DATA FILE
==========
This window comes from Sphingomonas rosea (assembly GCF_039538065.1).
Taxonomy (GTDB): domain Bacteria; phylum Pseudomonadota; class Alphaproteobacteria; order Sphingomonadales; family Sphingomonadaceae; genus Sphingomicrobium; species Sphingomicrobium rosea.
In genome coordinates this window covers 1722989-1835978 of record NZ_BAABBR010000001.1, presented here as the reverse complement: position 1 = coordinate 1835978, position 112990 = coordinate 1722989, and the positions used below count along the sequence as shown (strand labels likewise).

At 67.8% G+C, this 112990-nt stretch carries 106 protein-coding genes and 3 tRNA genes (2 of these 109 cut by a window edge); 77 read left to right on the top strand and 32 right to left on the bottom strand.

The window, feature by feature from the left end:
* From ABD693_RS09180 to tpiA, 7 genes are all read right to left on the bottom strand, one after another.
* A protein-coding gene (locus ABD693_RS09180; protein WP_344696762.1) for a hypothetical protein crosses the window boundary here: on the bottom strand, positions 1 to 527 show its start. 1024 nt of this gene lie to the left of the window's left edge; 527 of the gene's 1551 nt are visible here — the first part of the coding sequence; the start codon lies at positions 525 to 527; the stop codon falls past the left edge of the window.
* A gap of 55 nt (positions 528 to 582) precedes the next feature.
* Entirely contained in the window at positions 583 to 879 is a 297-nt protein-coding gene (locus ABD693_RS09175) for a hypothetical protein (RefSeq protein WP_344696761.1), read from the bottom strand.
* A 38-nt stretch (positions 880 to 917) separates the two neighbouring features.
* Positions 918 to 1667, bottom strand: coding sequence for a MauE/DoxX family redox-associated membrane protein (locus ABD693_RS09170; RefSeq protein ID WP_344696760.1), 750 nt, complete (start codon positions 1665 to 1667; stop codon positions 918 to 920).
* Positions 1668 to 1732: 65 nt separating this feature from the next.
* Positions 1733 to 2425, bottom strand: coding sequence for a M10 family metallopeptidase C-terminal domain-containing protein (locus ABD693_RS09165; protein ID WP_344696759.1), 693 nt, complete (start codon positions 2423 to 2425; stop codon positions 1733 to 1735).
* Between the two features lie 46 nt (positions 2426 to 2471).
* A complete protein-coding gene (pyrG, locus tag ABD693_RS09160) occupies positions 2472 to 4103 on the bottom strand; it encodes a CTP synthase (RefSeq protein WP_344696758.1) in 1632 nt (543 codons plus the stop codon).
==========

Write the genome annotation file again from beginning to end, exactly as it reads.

This window comes from Sphingomonas rosea (assembly GCF_039538065.1).
Taxonomy (GTDB): domain Bacteria; phylum Pseudomonadota; class Alphaproteobacteria; order Sphingomonadales; family Sphingomonadaceae; genus Sphingomicrobium; species Sphingomicrobium rosea.
In genome coordinates this window covers 1722989-1835978 of record NZ_BAABBR010000001.1, presented here as the reverse complement: position 1 = coordinate 1835978, position 112990 = coordinate 1722989, and the positions used below count along the sequence as shown (strand labels likewise).

At 67.8% G+C, this 112990-nt stretch carries 106 protein-coding genes and 3 tRNA genes (2 of these 109 cut by a window edge); 77 read left to right on the top strand and 32 right to left on the bottom strand.

The window, feature by feature from the left end:
* From ABD693_RS09180 to tpiA, 7 genes are all read right to left on the bottom strand, one after another.
* A protein-coding gene (locus ABD693_RS09180; protein WP_344696762.1) for a hypothetical protein crosses the window boundary here: on the bottom strand, positions 1 to 527 show its start. 1024 nt of this gene lie to the left of the window's left edge; 527 of the gene's 1551 nt are visible here — the first part of the coding sequence; the start codon lies at positions 525 to 527; the stop codon falls past the left edge of the window.
* A gap of 55 nt (positions 528 to 582) precedes the next feature.
* Entirely contained in the window at positions 583 to 879 is a 297-nt protein-coding gene (locus ABD693_RS09175) for a hypothetical protein (RefSeq protein WP_344696761.1), read from the bottom strand.
* A 38-nt stretch (positions 880 to 917) separates the two neighbouring features.
* Positions 918 to 1667, bottom strand: coding sequence for a MauE/DoxX family redox-associated membrane protein (locus ABD693_RS09170; RefSeq protein ID WP_344696760.1), 750 nt, complete (start codon positions 1665 to 1667; stop codon positions 918 to 920).
* Positions 1668 to 1732: 65 nt separating this feature from the next.
* Positions 1733 to 2425, bottom strand: coding sequence for a M10 family metallopeptidase C-terminal domain-containing protein (locus ABD693_RS09165; protein ID WP_344696759.1), 693 nt, complete (start codon positions 2423 to 2425; stop codon positions 1733 to 1735).
* Between the two features lie 46 nt (positions 2426 to 2471).
* A complete protein-coding gene (pyrG, locus tag ABD693_RS09160) occupies positions 2472 to 4103 on the bottom strand; it encodes a CTP synthase (RefSeq protein WP_344696758.1) in 1632 nt (543 codons plus the stop codon).